Soon after they left, Patti phoned that she and Melissa were on their way back from the ER. I remembered that I still had the Mother’s Day gift Patti had asked me to frame and wrap for the girls to give Melissa.
I had also forgotten gifts I had for the girls. So to take the forgotten items, I walked back through three buildings, meeting Patti and Melissa at the elevator, then walked back home again. By then it was 10:00 p.m.
Having already accepted an invitation from my brother to join him and his family for brunch on Sunday, I let Patti and company go to the Inner Harbor on their own. Don picked me up at 10:30 a.m. and his son-in-law Phil brought me home at 5:00 p.m.
In my brother’s backyard, being serenaded by his 16-year-old grandson Caleb. (Yes, they have a Caleb, too, and a Josh.)
This is a shot of my sister-in-law Chickie, my brother Don, my niece Anne on the far right, and her 17-year-old triplet daughters, Heather, Sarah, and Emma, with me.
Home again, I read the paper and slept nine hours. Monday morning, I swam 15 laps and exercised for 30 minutes. I’m using a 7-lb. dumb bell as part of my regimen.
Never expecting to recover, content in my life of solitude and stitchery, I am still adjusting to being able to be active non-stop for 12 hours, as I did during the past three days. I’m still figuring out what I want to do with all the time and energy I now have.
It was hard for me to get used to living with CFS. It has also been hard for me to get used to living without it. I just realized: I’m going to have to rewrite “About me” for this blog!
Sadly, though, there are hundreds of thousands, probably millions, of people with ME-CFS, at various levels of disability. Formerly professional people have become homeless. I know one. It’s not unusual for husbands to abandon wives with ME-CFS. I know one. There are women living alone, without care-givers, struggling to survive. I know three of them. Healthy friends disappear, unable to tolerate the unpredictability and limitations of our lives. Mine are long gone. Most medical practitioners know nothing about ME-CFS; and because they are ignorant, they diagnose the patient as neurotic or malingering. The government agencies charged with investigating and researching health issues ignore this condition and misuse the funds appropriated for it. Can you imagine what would happen to you if you suddenly became completely unable to earn income? It took five years for me to get Social Security Disability Insurance. Without my husband’s income, what would have happened to me? There are no social agencies established to provide support for people with ME-CFS.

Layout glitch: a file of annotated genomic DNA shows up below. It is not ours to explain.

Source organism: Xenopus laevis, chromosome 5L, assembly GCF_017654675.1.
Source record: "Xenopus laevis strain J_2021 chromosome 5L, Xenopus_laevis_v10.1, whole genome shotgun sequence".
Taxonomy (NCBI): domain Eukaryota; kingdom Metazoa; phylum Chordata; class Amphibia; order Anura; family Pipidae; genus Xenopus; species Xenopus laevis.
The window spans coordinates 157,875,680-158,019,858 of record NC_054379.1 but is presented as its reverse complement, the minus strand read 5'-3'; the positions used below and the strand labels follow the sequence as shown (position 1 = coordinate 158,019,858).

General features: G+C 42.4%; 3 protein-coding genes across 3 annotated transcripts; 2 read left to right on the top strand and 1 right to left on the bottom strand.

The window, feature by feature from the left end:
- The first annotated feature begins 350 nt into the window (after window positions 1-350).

Some day this illness or whatever it is will be understood. Maybe it can be prevented. Maybe the treatment that enabled me to recover will also work for others and become widely available. Because these eventualities have not yet been realized, many people who know someone with ME-CFS doubt the reality of their symptoms and disability. People with ME-CFS usually look well. There are times when they may be able to function as a healthy person can–for a little while. That reinforces the skepticism of the unbelievers.
Worse than being in pain and unable to function is the knowledge that people, often people they care about, doubt that they are really ill.
ME-CFS is a devastating, life-changing condition from which recovery is exceedingly rare. Often the cause of death among people with ME-CFS is suicide.
For me, having CFS was a learning experience. Because of the wealth of resources and support available to me, CFS was a blessing. Instead of wanting to recover, I wanted to get all I could from the experience. I feel as though I have graduated. Maybe I have gotten what I needed to get from that experience, and I’m done with it. Now I have to figure out what I’m supposed to do next.